Edible Q&A: Stefanie Sacks' Action Plan for Your Plate

By Dina El Nabli | January 15, 2015
Photo by Geir Magnusson

Clean eating can be a challenge even for the savviest home cook. Misleading food labels abound and none are effectively regulated. Stefanie Sacks, a culinary nutritionist and author of What the Fork Are You Eating? An Action Plan for Your Pantry and Plate, is passionate about making better food choices to nourish our bodies and enhance our well-being. In the book, she takes an in-depth look at how the government regulates our food and offers tips on how to make healthier choices. We caught up with Sacks to ask her what to look for, and avoid, when reading labels, what she likes to cook in the winter and how she gets her kids involved in the kitchen. 

Edible Feast: What information do you feel we’re missing when it comes to the regulation of our food? What do you consider the most misleading terms or phrases on our food labels?

Stefanie Sacks: To presume that our government is truly regulating and overseeing our food supply with human, animal and environmental health taking center stage is preposterous. The relationship among government, Big Food and Big Ag is quite complex and utterly insidious thus consumers must start to hold themselves more accountable for getting educated and making better choices. 

The most misleading terms are “Natural” and anything typically seen on animal foods such as “Cage-Free”, “Free-Range”, “Antibiotic-Free”, “Hormone-Free”, “Humanely Raised”, etc. The FDA or the USDA defines most of these terms but they are not regulated.  
EF: In addition to staying away from anything with too many ingredients or ingredients we can’t pronounce, what are a few key rules we should adhere to when reading food labels?

SS: The ingredients tell the true story of your food (with some support from the Nutrition Facts label). So don’t buy into any of the health claims (i.e. the marketing lingo on the front of your packaged foods) without understanding what is in your food as claims are often a bunch of empty promises.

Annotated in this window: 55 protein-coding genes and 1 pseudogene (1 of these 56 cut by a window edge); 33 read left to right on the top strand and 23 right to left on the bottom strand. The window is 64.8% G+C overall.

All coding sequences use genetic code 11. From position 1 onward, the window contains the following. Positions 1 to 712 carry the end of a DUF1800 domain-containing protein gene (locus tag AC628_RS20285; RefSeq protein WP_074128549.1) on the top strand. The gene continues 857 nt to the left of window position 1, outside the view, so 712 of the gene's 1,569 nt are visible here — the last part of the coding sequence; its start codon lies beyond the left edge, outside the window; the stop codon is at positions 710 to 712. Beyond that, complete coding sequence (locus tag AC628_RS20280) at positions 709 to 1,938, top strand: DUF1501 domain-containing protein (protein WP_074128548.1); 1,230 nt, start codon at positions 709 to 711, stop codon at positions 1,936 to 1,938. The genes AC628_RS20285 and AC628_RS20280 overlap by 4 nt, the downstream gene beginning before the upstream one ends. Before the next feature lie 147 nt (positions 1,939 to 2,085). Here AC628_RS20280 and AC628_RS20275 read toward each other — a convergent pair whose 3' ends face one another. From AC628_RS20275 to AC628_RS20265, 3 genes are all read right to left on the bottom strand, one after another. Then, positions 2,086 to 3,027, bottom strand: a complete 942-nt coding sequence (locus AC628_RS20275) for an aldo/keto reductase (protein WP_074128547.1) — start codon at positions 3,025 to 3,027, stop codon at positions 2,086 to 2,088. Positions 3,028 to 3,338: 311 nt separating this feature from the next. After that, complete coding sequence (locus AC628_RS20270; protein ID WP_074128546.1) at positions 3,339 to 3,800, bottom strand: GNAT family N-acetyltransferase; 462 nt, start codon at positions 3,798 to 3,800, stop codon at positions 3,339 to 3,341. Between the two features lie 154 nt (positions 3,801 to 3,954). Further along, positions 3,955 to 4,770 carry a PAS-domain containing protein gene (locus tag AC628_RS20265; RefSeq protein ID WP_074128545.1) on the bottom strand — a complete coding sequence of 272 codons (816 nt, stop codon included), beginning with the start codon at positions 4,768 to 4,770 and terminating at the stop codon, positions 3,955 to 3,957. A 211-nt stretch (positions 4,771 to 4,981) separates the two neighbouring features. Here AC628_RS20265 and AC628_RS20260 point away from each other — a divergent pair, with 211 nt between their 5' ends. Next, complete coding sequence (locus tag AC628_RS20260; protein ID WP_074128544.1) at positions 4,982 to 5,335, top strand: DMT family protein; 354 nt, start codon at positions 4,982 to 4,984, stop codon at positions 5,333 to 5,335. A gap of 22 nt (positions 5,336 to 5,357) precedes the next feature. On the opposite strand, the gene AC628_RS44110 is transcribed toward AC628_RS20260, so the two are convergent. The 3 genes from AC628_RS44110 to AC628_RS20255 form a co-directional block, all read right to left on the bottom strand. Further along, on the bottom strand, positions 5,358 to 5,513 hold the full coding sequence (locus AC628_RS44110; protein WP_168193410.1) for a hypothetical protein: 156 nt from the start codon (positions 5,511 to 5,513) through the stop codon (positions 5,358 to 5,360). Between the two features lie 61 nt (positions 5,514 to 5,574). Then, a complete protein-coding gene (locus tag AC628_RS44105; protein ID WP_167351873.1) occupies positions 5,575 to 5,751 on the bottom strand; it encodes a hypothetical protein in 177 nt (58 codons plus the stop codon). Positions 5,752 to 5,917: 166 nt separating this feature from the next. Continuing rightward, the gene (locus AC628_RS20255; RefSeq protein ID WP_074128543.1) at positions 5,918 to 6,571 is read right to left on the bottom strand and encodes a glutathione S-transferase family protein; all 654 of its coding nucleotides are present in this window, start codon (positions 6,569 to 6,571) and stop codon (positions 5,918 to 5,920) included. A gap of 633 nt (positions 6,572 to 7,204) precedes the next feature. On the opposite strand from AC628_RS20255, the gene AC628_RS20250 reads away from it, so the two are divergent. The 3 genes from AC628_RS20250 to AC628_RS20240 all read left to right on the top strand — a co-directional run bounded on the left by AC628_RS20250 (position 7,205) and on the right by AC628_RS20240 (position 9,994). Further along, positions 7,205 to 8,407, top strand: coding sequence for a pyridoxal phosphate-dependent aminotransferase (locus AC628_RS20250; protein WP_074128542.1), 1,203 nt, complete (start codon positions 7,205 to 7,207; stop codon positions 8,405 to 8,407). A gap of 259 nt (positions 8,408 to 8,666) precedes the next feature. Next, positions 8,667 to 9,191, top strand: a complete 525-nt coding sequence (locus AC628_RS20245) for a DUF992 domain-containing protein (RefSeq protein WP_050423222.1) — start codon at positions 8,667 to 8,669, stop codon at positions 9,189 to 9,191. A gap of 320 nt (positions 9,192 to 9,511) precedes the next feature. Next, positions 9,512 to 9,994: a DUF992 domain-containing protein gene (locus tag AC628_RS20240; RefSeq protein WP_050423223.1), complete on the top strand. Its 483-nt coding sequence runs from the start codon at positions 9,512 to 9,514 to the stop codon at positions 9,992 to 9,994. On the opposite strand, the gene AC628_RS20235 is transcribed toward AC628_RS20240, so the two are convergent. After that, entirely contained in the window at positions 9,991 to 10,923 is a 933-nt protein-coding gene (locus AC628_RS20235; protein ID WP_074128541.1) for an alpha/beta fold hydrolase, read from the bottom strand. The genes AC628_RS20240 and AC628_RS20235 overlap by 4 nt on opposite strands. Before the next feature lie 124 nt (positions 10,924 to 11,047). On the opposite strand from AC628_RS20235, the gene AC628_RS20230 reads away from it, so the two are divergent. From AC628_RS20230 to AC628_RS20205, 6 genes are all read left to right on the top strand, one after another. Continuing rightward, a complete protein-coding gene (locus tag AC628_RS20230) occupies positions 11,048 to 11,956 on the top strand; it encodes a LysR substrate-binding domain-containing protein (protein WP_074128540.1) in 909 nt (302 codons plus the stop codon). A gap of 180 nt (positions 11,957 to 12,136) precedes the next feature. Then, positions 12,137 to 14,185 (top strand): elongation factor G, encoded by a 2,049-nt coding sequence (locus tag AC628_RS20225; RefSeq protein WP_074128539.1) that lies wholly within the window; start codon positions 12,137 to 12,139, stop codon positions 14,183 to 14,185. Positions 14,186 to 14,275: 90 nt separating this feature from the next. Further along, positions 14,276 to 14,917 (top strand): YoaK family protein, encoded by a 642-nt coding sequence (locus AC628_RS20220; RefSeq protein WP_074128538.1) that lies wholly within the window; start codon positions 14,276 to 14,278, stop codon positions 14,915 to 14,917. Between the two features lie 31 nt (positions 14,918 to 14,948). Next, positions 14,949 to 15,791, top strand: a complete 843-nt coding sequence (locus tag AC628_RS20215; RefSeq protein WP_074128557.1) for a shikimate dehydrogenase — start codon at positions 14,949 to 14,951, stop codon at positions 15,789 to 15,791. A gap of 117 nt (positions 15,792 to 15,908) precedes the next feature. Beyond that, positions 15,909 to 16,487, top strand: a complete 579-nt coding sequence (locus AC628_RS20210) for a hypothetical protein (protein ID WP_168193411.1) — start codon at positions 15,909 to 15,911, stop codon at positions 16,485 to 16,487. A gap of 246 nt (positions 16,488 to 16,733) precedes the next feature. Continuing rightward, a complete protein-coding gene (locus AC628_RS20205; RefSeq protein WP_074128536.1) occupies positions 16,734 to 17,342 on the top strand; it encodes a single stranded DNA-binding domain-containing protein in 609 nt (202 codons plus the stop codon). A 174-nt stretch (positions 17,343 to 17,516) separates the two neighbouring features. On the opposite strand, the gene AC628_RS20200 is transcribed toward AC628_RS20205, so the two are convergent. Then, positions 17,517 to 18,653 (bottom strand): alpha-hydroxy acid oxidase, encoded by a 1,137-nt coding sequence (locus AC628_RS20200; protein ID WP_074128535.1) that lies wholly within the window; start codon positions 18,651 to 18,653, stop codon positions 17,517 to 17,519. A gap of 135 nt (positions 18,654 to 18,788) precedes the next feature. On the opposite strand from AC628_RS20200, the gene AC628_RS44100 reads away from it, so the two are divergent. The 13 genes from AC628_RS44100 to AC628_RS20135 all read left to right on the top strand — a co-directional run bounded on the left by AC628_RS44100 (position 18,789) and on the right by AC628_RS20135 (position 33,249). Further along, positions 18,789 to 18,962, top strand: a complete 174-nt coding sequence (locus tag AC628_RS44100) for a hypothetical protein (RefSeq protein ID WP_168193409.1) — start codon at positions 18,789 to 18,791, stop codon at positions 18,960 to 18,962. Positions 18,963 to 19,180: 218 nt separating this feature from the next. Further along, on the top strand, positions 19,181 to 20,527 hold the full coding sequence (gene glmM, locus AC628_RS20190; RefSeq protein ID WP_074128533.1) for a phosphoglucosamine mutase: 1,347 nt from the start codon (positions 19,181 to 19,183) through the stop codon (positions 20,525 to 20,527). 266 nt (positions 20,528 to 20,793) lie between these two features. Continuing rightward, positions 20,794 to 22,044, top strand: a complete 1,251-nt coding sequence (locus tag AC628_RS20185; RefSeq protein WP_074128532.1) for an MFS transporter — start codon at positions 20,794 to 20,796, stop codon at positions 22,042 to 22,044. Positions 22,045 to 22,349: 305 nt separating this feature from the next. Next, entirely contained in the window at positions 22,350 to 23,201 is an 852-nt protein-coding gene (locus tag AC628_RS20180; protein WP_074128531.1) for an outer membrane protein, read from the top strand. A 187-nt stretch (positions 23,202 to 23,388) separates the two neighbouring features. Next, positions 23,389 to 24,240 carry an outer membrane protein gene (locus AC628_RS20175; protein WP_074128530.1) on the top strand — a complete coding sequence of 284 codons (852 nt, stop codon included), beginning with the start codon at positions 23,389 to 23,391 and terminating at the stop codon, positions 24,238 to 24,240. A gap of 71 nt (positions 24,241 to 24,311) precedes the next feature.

Understand that sugar can be listed in the ingredients over 50 ways in an “undercover” kind of way from cane juice and fruit juice to dextrose and maltodextrin.

If your animal food boasts “cage-free” or any of the aforementioned terms, be sure that it is verified by a third party such as Animal Welfare Approved or Certified Humane, even USDA Organic to know that you aren’t being duped.

EF: Besides educating ourselves, what can we as consumers do to advocate for more responsible and honest food labeling? 

SS: The easiest way is to learn about and align with non-governmental organizations that are seeking food truth and actually doing something about it. They need your help. Sign up for newsletters, action alerts and take part. (Here are several worth following.)

Courtesy Jeremy P. Tarcher/Penguin, a member of Penguin Group (USA)

EF: What’s your best piece of advice for stocking a healthy pantry that makes it easier to cook with fresh ingredients in a pinch? What about the fridge and freezer?

SS: Planning is key to preparing a nourishing meal in a pinch. Aim to shop once per week month for staples like grains, beans, spices and even meats (for the freezer) so your pantry and cooler are never too bare. And then plan to go grocery shopping one day each week to stock a mixture of fresh and frozen vegetables (yes, frozen!), dairy and to replenish whatever else you need.